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A Lot or a Little?
What you will—and won't—find in this movie.
The colonists' fight for independence promotes the value of heroism, courage, and sacrifice. Other messages include the importance of standing up for what you believe in and that you can't escape the wrongs you've done in the past. The film has been called out for ignoring the realities of slavery in the American colonies during this period.
Positive Role Models
Benjamin is portrayed as a reluctant hero who displays tremendous courage and bravery when he feels he ultimately has no choice but to fight. His son Gabriel also displays courage and valor in the face of profound loss and cares enough for the cause of liberty to be willing to die for it. The members of the militia led by Benjamin are citizens from all backgrounds who put their lives at risk for what they believe in. A racist man who initially believes that Black men shouldn't be soldiers, much less earn their freedom by serving in the Continental Army, changes his mind when his life is saved due to the bravery of the Black soldier in his militia. That said, the movie essentially ignores the facts of slavery in the American colonies during this time, including that the real person Benjamin's character was based on was an enslaver (as were many of the United States' founders).
Violence & Scariness
Frequent, explicit, unrelenting battle violence. Fighting with muskets, rifles, swords, hatchets. Blood and gore. A solider is decapitated by a cannonball; other soldiers lose limbs from cannonballs. A man shoots himself in the head after finding his wife and child murdered in front of his home. Black characters are shown hanging dead from a tree. A horse is killed when stabbed in its underbelly with the spear of a flagpole. Dozens of characters are burned to death while locked in a church. Injured soldiers' limbs are hacked off by battlefield surgeons. Talk of eating dogs. The lead character discusses the atrocities he committed while a soldier: He hacked dozens of the enemy into little pieces and kept two survivors alive to bring the dismembered remains to their superior officers. Verbal reference to implied rape.
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Sex, Romance & Nudity
Kissing. Gentle sexual references in a scene depicting the colonial custom of "bundling bags" for courting couples.
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Some use of "hell" and "damn."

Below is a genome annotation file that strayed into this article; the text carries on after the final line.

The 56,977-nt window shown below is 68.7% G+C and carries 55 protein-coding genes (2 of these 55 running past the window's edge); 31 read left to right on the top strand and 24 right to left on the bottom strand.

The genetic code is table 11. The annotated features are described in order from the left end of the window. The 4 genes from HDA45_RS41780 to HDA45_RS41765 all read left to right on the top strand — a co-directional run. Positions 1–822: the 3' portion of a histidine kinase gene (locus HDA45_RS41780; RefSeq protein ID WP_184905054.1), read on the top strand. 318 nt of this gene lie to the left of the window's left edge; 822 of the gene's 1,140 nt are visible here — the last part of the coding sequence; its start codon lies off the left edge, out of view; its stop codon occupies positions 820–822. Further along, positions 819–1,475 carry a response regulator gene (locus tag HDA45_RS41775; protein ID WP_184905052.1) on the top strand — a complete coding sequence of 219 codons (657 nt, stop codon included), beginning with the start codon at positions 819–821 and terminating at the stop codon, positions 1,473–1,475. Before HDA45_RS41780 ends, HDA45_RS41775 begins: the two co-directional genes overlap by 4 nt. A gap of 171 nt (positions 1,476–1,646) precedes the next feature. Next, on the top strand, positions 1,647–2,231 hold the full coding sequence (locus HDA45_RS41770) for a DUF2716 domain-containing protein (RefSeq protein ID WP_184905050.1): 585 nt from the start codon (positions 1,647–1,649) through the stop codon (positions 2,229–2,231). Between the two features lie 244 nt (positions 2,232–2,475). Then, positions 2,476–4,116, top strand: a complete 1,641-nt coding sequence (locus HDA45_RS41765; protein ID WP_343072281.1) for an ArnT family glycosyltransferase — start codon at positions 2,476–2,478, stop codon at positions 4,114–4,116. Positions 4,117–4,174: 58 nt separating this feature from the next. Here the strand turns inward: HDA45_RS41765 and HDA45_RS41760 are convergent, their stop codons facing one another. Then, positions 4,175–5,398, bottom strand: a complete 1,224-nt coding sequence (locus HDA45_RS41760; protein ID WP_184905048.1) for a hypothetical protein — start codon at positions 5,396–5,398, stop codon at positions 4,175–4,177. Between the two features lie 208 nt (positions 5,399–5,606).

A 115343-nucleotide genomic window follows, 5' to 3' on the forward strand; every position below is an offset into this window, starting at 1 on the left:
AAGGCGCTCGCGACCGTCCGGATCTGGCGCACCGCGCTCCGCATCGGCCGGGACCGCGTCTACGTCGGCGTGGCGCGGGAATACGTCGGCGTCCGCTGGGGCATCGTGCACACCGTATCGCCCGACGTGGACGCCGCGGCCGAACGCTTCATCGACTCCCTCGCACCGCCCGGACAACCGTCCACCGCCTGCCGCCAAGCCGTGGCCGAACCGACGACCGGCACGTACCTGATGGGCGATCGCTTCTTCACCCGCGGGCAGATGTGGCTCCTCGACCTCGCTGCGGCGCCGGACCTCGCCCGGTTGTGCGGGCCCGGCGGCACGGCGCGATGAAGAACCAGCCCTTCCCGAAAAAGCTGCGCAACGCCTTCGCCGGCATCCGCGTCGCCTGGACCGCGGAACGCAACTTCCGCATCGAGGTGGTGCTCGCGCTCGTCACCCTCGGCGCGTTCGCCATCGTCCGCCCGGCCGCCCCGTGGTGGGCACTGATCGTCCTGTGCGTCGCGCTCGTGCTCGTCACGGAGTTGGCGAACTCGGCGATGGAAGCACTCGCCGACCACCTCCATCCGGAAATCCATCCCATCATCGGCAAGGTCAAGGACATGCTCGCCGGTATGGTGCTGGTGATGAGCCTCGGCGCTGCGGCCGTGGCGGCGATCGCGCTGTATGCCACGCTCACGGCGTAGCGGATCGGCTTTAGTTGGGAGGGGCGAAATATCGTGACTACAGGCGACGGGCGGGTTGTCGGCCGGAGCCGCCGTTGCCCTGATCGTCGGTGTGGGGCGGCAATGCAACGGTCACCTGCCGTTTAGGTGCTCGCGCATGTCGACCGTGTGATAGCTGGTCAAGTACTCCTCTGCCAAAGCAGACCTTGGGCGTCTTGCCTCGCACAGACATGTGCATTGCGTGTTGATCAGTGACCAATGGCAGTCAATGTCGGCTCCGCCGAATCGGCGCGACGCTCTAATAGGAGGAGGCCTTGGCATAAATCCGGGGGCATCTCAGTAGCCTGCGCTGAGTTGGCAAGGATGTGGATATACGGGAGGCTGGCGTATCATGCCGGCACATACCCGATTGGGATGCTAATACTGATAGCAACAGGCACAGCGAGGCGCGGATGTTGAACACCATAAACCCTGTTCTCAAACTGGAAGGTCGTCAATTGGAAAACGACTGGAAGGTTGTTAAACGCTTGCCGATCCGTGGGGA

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Drinking, Drugs & Smoking
Wine and whiskey drinking, but not to excess. A character chews tobacco and spits some of it on the floor.
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Parents Need to Know
Parents need to know that The Patriot stars Mel Gibson as a South Carolina farmer who joins the cause of liberty in the Revolutionary War. While characters demonstrate courage and sacrifice, the movie is extremely, unrelentingly violent, with many graphic battle scenes. A character shoots himself in the head after his family is killed. A solider is decapitated by a cannonball; other soldiers lose their limbs to cannonballs. There's blood and gore throughout, as characters fight with muskets, rifles, swords, cannons, and hatchets. Dead Black people are shown hanging from a tree, and dozens of characters are burned to death while locked in a church. The atrocities committed in a past battle are vividly described. Other than the violence, there's some use of words like "hell" and "damn," and characters drink wine and whiskey and use chewing tobacco. Characters kiss, and there are gentle sexual references in a scene depicting the colonial custom of "bundling bags" for courting couples. To stay in the loop on more movies like this, you can sign up for weekly Family Movie Night emails.
Is It Any Good?
It's not perfect, but this is a very enjoyable popcorn movie, sumptuously and excitingly filmed, and rousingly entertaining. The action sequences play well, and Gibson delivers, as always. He's utterly compelling in The Patriot, whether he's grimly dispatching an enemy, looking tenderly at a tiny daughter who won't speak to him, or agonizing over his past sins. Fellow Aussie Heath Ledger is superb as Benjamin's oldest son Gabriel, at first impatient to join the fight and later a brave and mature soldier and an ardent suitor.
There's a long Hollywood tradition of reluctant heroes being forced into violence, thus giving us the best of both worlds: a hero whose heart is in the right place but whose muscles and gun are, too. So Benjamin has to find a reason to fight. It would have been better if that reason had something to do with liberty and democracy, but instead it's about revenge. (The only heartfelt struggle for independence in the movie is teenage rebellion.) It's worth noting that producing/directing team Dean Devlin and Roland Emmerich play fast and loose with historical facts here. Not only is villainous Colonel Tavington so reprehensible that he enjoys burning down a church filled with civilians, but the film in no way acknowledges that the character of Benjamin was inspired by a real-life colonist who hunted Native Americans and kept enslaved people. In fact, while one racist character showily learns the error of his ways after being saved by a Black solider, the film pretty much ignores historical race relations and slavery. So The Patriot may be exciting, but it's definitely not an accurate history lesson.
Did we miss something on diversity?
Research shows a connection between kids' healthy self-esteem and positive portrayals in media. That's why we've added a new "Diverse Representations" section to our reviews that will be rolling out on an ongoing basis. You can help us help kids by suggesting a diversity update.